Amid national supply crisis, North Dakota businesses just try to ‘stay ahead of the game’
The problem is complex, tied to labor shortages and pandemic shut-downs and factories that are just now re-starting production. While suppliers reboot their businesses, their products run short, setting off a cascading series of products that can’t reach manufacturers and customers.
GRAND FORKS — Josh Grinde has seen a lot. But the supply chain snarls confounding Right Choice Electric, the Grand Forks business that’s kept the lights on at homes, farms and commercial buildings for years, is certainly new.
Parts are back-ordered for weeks or months. Some colors of electrical tape are running out. Grinde recently said he hasn’t been able to get electrical panel covers for four months. Some parts are so hard to find that some projects — now scheduled to finish after the winter frost— need to have outdoor digging done now, before the ground gets too hard, well before a critical part arrives for the completion of the project.
“Every time you think it’s going to get better, it doesn’t,” he said. “We’re trying to get some meter banks and main disconnects for a building that caught on fire, and they don’t know if they’re six to eight weeks out. You never know. You used to be able to get them within two.”
The nation’s imported products are backed up in virtual bottlenecks at U.S. ports, especially in California. As shown nightly on national news programs, some ships are waiting weeks to unload.
The problem is complex, tied to labor shortages, pandemic shutdowns and factories that are just now re-starting production. While suppliers reboot their businesses, their products run short, setting off a cascading series of products that can’t reach manufacturers and customers. Even the shipping containers themselves are among the hard-to-find commodities.
“A bike has pieces that are comprised of (products from) about 12 different warehouses, roughly,” said Simon Murphy, a sales employee at Grand Forks’ Ski & Bike Shop. “If one of those factories shuts down, they aren’t able to ship the bike. Say someone is waiting on a rear derailleur. They aren’t able to ship the bike, and bike shops are lacking bikes that way, because not everything is produced under one roof.”
Across North Dakota, there’s just as much worry about labor supply, too, which has caused truck driver shortages, countless open nursing positions and more as the economy realigns around a post-COVID world. There are varying theories for why that’s happening — workers who have savings and are now choosy about their jobs; a backlog of people waiting to quit who didn’t during the pandemic; or even a glut of open jobs as the economy reopens.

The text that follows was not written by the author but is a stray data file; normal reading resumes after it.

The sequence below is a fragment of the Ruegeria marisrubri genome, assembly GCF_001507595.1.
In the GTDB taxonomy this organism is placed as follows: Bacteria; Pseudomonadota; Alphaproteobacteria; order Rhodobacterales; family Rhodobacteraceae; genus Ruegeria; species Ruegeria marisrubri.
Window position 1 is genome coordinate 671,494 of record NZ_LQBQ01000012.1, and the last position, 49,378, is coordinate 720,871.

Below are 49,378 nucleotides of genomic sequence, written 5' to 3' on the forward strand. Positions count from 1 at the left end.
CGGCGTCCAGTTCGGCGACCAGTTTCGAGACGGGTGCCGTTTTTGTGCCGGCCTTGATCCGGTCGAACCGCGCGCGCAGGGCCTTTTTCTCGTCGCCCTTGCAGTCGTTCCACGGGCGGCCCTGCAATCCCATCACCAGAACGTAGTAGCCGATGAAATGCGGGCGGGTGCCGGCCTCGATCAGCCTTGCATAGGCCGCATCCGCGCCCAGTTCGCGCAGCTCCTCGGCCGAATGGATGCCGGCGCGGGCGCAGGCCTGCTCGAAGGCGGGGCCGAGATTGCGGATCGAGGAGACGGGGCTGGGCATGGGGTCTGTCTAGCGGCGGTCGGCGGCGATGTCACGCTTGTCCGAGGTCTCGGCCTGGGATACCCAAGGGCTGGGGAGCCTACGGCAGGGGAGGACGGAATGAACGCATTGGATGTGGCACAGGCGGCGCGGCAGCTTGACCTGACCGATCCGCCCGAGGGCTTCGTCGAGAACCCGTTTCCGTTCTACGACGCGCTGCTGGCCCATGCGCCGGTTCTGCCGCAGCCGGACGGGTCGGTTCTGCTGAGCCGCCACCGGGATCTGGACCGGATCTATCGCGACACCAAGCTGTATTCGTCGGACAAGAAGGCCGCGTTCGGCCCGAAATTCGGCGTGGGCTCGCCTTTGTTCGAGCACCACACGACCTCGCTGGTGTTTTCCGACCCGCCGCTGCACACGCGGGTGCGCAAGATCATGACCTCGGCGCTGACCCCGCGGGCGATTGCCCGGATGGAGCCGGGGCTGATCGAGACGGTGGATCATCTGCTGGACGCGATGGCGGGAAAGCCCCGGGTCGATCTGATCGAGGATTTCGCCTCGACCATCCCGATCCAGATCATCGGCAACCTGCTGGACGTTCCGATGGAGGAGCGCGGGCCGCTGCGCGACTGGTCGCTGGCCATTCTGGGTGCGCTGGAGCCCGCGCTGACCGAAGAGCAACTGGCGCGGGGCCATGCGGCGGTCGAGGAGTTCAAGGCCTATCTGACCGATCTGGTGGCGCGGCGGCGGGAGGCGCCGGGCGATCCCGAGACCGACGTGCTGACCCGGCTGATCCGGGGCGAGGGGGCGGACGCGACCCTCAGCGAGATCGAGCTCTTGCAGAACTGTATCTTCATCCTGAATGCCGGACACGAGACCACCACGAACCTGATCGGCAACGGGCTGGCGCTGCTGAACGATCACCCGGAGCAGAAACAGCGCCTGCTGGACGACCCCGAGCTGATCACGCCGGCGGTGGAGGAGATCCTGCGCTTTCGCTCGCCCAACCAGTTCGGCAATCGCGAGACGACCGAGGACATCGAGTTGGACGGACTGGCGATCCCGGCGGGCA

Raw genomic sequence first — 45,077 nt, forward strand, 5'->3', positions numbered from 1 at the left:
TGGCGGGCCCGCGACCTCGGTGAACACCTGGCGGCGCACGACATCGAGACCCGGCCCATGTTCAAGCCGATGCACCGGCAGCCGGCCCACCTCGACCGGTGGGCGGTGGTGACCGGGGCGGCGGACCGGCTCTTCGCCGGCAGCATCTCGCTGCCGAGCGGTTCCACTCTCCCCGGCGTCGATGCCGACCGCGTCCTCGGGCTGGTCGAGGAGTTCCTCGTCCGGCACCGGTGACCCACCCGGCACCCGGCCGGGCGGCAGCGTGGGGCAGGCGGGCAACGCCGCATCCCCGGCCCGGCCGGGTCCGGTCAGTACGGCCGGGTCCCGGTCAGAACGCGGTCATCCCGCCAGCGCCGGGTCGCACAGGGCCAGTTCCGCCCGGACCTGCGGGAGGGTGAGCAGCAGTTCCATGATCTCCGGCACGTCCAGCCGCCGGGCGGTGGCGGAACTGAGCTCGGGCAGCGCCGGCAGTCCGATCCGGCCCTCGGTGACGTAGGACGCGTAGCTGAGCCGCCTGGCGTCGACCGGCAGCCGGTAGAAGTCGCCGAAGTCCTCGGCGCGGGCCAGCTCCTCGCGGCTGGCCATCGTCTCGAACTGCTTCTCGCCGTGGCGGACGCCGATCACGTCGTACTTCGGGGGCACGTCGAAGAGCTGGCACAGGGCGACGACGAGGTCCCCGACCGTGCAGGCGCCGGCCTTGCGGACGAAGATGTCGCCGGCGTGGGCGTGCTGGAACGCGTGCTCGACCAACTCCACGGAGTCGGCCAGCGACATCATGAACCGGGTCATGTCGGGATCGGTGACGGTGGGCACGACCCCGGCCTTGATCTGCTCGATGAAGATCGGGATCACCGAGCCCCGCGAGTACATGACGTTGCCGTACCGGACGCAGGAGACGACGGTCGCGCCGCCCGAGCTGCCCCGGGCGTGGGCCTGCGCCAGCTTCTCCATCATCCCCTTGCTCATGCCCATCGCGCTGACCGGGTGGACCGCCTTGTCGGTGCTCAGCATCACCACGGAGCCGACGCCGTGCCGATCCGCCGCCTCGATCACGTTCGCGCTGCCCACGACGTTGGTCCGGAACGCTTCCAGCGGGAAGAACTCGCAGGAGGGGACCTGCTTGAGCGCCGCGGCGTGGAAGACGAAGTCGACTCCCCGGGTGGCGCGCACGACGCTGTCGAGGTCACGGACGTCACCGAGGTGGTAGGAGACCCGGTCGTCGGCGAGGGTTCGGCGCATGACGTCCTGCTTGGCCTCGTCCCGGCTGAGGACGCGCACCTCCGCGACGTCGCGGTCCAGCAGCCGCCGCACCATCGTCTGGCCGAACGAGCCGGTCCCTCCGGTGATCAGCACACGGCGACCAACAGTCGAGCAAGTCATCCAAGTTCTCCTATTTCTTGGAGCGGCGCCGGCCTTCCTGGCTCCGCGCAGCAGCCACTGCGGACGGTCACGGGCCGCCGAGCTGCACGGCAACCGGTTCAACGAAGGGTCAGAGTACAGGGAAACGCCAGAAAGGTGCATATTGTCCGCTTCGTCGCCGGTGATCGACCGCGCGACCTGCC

Carter Fong, the executive director of the Dickinson Area Chamber, said that’s a serious problem in Dickinson, too, overshadowing concerns about consumer goods or manufacturing supplies, which are often themselves the result of an extraordinarily tight labor market.
“I think supply issues here could be the result of workforce issues 1,000 miles away,” he said.
Bismarck has seen serious labor force issues, too.
“Delays have been experienced with appliances, fixtures and furniture but it seems the consumers are adjusting accordingly,” City Administrator Keith Hunke wrote in an email. “... Our Achilles heel, as it is with most communities, is workforce. We are continuing to see hours of operations being adjusted in our service industry/retail/restaurant sector due to labor issues.”
And the nagging supply chain issues continue, seemingly everywhere.
Murphy, the Ski & Bike Shop employee, said merchandise has been slow to arrive since the start of the COVID pandemic. Bikes, Murphy said, need to be stocked in mid-winter to account for the expected spring buying frenzy. Winter skiing gear was ordered a year in advance.
“It’s really tough to gauge how to order, because last season, when the pandemic hit, everybody wanted to be doing outdoor activities,” he said. “We sold through our cross-country skis within a matter of a month.”
Shifts associated with the supply chain affect everyone differently. At the Ski & Bike shop, the surge in interest in outdoor activity means a deeper relationship with more long-term customers, Murphy said. For Grinde, it’s a financial liability, clogging up his work schedule.
“What it does is (a job) takes twice as long to get it done. This part comes in, you go in and get it, and put it in. Then you wait for the next part to come in,” Grinde said.
For now, he said, that means doing everything he can to stay on top of work.
“You’re just trying to stay ahead of the game all the time,” Grinde said. “You never know what’s going to show up when.”